5 for Friday: Mark Turgeon

In this edition we chat with Maryland head coach Mark Turgeon about coaching advice, his scouting process and how his mentors helped him succeed.

5 for Friday: Mark Turgeon

In this edition we chat with Maryland head coach Mark Turgeon about coaching advice, his scouting process and how his mentors helped him succeed.

We get to interact with some pretty cool people here at Hudl. Between coaches, video coordinators, players and talent evaluators, we search for insights inside the basketball space, and we want to share that access with you.

Welcome to Five For Friday, where we sit down with one individual each week and hit them with five questions.

This week our guest is Mark Turgeon, the head coach at the University of Maryland. A coaching veteran of 19 years, Turgeon owns a 364-218 career record (.659) and has won four conference Coach of the Year awards (two Big 12, one Big Ten, one Missouri Valley). The Terrapins went 27-9 last season and advanced to the Sweet 16.

We got a chance to interview Turgeon this summer as he served as an assistant with the USA Basketball U18 squad that went on to win the FIBA Americas Championship in Chile.

What advice would you give to a young coach trying to get to the next level?

“For any coach, no matter what level they’re at, they need to be passionate about what they do. They have to love it, and they have to get in it to help young men or young ladies be successful. Ultimately that’s what we do. There is a lot that the public sees, but I think young coaches just need to be passionate about what they’re doing, be all in and never stop trying to learn. Here with USA Basketball this week I’m learning from (Texas coach) Shaka Smart and (Connecticut coach) Kevin Ollie. I’m learning a lot more about basketball and the way they teach things compared to the way I teach things. If you have that approach to your coaching career, it allows you to stay fresh and stay successful. It comes down to passion and really wanting to help people be successful.”

What advice did your mentors give to you that allowed you to take that next step?

“I’ve been really lucky. My high school coach won six straight championships and I won a couple with him. That was with Larry Brown as a player (at Kansas) and Roy Williams as an assistant coach, so I’ve been around some really good ones. In the end, I couldn’t be my high school coach. I couldn’t be Larry Brown. I couldn’t be Roy Williams. I had to be Mark Turgeon, and that’s what they gave me. I’m not a dummy. I soaked it up like a sponge. When I was with them I learned and took the good from everybody. In the end I had to be myself. From whenever I can remember I always wanted to be around basketball, so it’s a passion of mine and something I love to do. I’m very self-critical of myself. I want to be great. I don’t want to be good. I want to be great, so I’m always trying to get better and trying to learn.”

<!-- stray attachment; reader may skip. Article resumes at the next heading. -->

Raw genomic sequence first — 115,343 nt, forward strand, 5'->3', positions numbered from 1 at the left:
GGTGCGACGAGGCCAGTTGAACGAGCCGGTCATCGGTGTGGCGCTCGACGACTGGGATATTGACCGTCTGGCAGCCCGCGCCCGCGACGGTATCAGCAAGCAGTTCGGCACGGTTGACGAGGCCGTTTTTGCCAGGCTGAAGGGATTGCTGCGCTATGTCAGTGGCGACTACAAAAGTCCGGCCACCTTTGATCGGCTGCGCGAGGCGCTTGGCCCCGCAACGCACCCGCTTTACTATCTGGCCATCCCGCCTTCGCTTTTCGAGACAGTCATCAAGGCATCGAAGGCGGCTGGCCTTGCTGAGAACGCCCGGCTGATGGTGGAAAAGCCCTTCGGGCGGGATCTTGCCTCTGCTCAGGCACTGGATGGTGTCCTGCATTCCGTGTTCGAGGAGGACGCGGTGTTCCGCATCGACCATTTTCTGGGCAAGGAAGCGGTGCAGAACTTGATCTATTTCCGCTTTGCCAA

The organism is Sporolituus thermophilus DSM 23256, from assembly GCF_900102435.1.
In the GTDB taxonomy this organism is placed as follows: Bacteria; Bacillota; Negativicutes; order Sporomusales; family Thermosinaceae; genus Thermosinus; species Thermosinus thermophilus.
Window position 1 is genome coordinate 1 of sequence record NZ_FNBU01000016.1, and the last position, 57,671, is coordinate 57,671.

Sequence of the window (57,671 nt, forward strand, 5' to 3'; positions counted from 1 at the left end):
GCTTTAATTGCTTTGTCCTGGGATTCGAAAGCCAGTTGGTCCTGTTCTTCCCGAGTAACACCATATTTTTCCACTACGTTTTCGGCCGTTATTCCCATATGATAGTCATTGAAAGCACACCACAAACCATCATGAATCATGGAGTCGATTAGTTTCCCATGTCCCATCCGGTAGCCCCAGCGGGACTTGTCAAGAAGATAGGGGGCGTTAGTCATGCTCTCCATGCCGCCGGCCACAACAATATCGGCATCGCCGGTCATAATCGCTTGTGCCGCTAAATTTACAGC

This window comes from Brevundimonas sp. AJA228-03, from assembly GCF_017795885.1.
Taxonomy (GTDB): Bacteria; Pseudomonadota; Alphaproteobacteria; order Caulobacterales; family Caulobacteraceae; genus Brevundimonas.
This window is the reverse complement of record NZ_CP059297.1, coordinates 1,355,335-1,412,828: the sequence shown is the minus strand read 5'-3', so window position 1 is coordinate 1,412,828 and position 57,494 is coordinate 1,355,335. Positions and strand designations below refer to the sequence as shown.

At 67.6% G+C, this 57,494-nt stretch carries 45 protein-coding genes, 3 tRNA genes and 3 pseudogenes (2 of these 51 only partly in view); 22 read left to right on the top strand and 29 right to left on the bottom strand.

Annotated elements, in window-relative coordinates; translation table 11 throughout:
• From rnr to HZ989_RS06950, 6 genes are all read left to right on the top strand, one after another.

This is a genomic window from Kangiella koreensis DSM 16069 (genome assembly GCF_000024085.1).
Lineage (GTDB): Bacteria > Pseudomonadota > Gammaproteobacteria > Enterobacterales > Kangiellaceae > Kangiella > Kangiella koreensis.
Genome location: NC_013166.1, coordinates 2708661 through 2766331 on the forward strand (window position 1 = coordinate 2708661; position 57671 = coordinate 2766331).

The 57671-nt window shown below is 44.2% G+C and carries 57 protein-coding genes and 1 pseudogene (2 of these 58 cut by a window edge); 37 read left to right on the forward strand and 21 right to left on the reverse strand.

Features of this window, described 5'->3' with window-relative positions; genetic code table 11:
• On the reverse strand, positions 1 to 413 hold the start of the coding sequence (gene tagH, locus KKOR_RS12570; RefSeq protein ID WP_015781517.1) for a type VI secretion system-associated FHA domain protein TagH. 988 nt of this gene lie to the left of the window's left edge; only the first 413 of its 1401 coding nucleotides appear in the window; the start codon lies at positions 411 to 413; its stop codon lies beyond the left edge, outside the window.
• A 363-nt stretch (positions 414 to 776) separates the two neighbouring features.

What would you tell a young player looking to better himself?

“There are a lot of things that go into being a great player. Obviously, talent helps you, but you have to be passionate about it, working on your craft and trying to get better. I’m a big believer in watching other players, seeing other players play, whether it’s on television or through video. You just have to try and become the best player you can be. You might not be the greatest athlete, but then you’d better be the smartest player on the floor. Figure out who you are and try to make the most of it as a basketball player.”

What does your scouting process look like?

“My assistants do a lot of work. They might watch eight to 10 game films on the computer depending on if we have a good feel for them or not. From there they’ll put together a 30-40 minute edit for me to watch. Me personally, if I don’t know the opponent well I’ll watch four to five games. If I do know them, I’ll watch four to five halves. We put together late-game situation scouts, close games. Any close game they’ve had, five points or less, we’re watching the last four minutes of that game. There are a lot of things we do with it. A lot of manpower goes into each scout. I can’t imagine how much manpower goes into each scout film wise, but I’d say the assistant probably puts in 20 to 30 hours, maybe more, with each scout, and as a head coach, I’ll probably watch six to eight hours for each opponent.”

How do you relay that information to your players without overwhelming them?

“So the assistant has gone from watching 20 to 30 hours of film to me, then I go through a 30-40 minute clip tape they put together for me. We’ll get that down to 12 minutes for the players. We try to show them everything they do a lot. We want them to see everything. We not might walk through everything, but we want to show them as much as we can. Our guys do a good job of getting it down to a point where our guys aren’t overwhelmed. You’re playing 36-40 times a year and it’s a long season, so we try to get it down to 12 minutes.”

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